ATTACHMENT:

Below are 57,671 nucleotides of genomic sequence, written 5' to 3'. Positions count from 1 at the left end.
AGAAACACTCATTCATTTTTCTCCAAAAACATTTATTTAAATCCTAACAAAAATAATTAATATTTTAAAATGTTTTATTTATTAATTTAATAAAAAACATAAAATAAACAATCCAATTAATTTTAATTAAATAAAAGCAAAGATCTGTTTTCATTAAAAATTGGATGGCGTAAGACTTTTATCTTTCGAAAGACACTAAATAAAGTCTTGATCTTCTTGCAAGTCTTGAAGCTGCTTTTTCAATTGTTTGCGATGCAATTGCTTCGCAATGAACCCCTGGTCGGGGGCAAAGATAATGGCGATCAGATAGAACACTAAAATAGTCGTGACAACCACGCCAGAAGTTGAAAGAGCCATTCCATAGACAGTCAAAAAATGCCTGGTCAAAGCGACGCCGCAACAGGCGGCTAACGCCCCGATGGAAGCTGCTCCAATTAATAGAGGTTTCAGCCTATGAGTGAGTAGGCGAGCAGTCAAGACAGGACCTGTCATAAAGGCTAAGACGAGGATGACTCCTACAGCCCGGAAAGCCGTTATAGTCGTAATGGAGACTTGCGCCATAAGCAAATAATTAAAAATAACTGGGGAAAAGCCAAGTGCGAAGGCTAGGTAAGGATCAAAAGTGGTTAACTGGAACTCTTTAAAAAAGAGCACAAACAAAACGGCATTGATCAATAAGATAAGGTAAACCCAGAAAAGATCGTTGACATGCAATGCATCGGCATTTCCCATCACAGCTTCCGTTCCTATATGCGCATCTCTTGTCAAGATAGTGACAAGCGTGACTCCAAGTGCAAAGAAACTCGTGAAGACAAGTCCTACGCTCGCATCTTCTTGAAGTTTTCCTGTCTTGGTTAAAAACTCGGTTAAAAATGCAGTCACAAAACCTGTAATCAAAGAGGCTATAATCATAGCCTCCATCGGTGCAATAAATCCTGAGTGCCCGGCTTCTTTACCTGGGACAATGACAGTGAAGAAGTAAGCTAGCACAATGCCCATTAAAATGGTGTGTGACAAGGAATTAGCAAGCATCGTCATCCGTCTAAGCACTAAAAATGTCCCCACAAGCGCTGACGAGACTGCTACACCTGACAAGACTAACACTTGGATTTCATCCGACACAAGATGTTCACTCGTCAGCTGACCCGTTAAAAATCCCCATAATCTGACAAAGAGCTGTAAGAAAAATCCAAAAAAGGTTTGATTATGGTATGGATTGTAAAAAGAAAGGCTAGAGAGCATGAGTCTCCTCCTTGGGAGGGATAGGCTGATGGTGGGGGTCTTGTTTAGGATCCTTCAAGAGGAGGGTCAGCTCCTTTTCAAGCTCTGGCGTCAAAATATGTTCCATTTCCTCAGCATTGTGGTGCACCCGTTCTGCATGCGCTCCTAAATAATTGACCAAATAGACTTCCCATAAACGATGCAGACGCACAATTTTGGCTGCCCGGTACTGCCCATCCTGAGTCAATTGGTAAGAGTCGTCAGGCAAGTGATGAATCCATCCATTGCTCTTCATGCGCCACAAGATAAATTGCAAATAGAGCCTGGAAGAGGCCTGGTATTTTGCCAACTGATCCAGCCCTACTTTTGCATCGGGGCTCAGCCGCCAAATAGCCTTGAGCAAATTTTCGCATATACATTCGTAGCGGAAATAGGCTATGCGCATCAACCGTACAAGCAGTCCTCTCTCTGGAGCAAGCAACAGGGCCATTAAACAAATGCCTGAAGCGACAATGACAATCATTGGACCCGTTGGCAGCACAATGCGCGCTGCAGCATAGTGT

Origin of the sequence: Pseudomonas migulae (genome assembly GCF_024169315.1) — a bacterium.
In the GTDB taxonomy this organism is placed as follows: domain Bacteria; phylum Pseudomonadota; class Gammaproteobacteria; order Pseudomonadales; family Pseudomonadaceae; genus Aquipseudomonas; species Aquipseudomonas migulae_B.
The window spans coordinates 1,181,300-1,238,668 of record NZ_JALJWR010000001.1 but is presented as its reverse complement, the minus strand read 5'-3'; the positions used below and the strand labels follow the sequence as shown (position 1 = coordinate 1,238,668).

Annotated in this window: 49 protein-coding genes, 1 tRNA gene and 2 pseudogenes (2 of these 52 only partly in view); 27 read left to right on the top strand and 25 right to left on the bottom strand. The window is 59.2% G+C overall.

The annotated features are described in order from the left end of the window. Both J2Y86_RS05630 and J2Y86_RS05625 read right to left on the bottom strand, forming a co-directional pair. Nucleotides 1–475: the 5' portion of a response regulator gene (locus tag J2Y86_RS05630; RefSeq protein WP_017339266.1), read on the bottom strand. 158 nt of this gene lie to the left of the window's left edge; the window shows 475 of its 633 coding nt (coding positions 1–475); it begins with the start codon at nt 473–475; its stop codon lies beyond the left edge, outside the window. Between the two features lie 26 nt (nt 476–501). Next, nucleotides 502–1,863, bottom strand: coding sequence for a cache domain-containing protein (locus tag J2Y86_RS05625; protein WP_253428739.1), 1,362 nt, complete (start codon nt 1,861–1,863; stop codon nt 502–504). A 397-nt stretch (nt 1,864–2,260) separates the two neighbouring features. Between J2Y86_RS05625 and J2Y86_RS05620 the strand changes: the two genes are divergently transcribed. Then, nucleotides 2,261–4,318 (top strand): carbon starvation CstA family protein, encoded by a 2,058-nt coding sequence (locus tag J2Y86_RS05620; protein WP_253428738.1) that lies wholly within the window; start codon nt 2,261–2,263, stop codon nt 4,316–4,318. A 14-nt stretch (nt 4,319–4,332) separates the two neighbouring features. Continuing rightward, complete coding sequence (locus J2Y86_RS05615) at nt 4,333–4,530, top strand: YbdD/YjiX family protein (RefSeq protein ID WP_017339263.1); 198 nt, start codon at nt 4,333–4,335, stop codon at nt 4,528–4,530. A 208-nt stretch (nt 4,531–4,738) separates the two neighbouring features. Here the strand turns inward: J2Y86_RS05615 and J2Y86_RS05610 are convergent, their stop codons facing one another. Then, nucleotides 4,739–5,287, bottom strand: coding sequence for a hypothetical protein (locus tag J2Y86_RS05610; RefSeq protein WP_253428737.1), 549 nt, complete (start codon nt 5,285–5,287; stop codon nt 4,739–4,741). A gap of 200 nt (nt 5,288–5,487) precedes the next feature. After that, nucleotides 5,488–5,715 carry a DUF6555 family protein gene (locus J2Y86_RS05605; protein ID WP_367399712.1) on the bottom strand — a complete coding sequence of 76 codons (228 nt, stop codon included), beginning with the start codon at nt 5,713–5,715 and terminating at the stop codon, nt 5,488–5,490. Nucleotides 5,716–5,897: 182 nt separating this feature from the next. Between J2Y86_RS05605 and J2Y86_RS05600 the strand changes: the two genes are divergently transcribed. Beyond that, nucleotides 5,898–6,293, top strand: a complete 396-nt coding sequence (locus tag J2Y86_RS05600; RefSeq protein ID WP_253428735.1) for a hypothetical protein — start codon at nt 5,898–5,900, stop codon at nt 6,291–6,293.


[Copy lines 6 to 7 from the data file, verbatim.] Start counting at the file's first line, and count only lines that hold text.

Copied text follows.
Annotated in this window: 49 protein-coding genes, 1 tRNA gene and 2 pseudogenes (2 of these 52 only partly in view); 27 read left to right on the top strand and 25 right to left on the bottom strand. The window is 59.2% G+C overall.

The annotated features are described in order from the left end of the window. Both J2Y86_RS05630 and J2Y86_RS05625 read right to left on the bottom strand, forming a co-directional pair. Nucleotides 1–475: the 5' portion of a response regulator gene (locus tag J2Y86_RS05630; RefSeq protein WP_017339266.1), read on the bottom strand. 158 nt of this gene lie to the left of the window's left edge; the window shows 475 of its 633 coding nt (coding positions 1–475); it begins with the start codon at nt 473–475; its stop codon lies beyond the left edge, outside the window. Between the two features lie 26 nt (nt 476–501). Next, nucleotides 502–1,863, bottom strand: coding sequence for a cache domain-containing protein (locus tag J2Y86_RS05625; protein WP_253428739.1), 1,362 nt, complete (start codon nt 1,861–1,863; stop codon nt 502–504). A 397-nt stretch (nt 1,864–2,260) separates the two neighbouring features. Between J2Y86_RS05625 and J2Y86_RS05620 the strand changes: the two genes are divergently transcribed. Then, nucleotides 2,261–4,318 (top strand): carbon starvation CstA family protein, encoded by a 2,058-nt coding sequence (locus tag J2Y86_RS05620; protein WP_253428738.1) that lies wholly within the window; start codon nt 2,261–2,263, stop codon nt 4,316–4,318. A 14-nt stretch (nt 4,319–4,332) separates the two neighbouring features. Continuing rightward, complete coding sequence (locus J2Y86_RS05615) at nt 4,333–4,530, top strand: YbdD/YjiX family protein (RefSeq protein ID WP_017339263.1); 198 nt, start codon at nt 4,333–4,335, stop codon at nt 4,528–4,530. A 208-nt stretch (nt 4,531–4,738) separates the two neighbouring features. Here the strand turns inward: J2Y86_RS05615 and J2Y86_RS05610 are convergent, their stop codons facing one another. Then, nucleotides 4,739–5,287, bottom strand: coding sequence for a hypothetical protein (locus tag J2Y86_RS05610; RefSeq protein WP_253428737.1), 549 nt, complete (start codon nt 5,285–5,287; stop codon nt 4,739–4,741). A gap of 200 nt (nt 5,288–5,487) precedes the next feature. After that, nucleotides 5,488–5,715 carry a DUF6555 family protein gene (locus J2Y86_RS05605; protein ID WP_367399712.1) on the bottom strand — a complete coding sequence of 76 codons (228 nt, stop codon included), beginning with the start codon at nt 5,713–5,715 and terminating at the stop codon, nt 5,488–5,490. Nucleotides 5,716–5,897: 182 nt separating this feature from the next. Between J2Y86_RS05605 and J2Y86_RS05600 the strand changes: the two genes are divergently transcribed. Beyond that, nucleotides 5,898–6,293, top strand: a complete 396-nt coding sequence (locus tag J2Y86_RS05600; RefSeq protein ID WP_253428735.1) for a hypothetical protein — start codon at nt 5,898–5,900, stop codon at nt 6,291–6,293.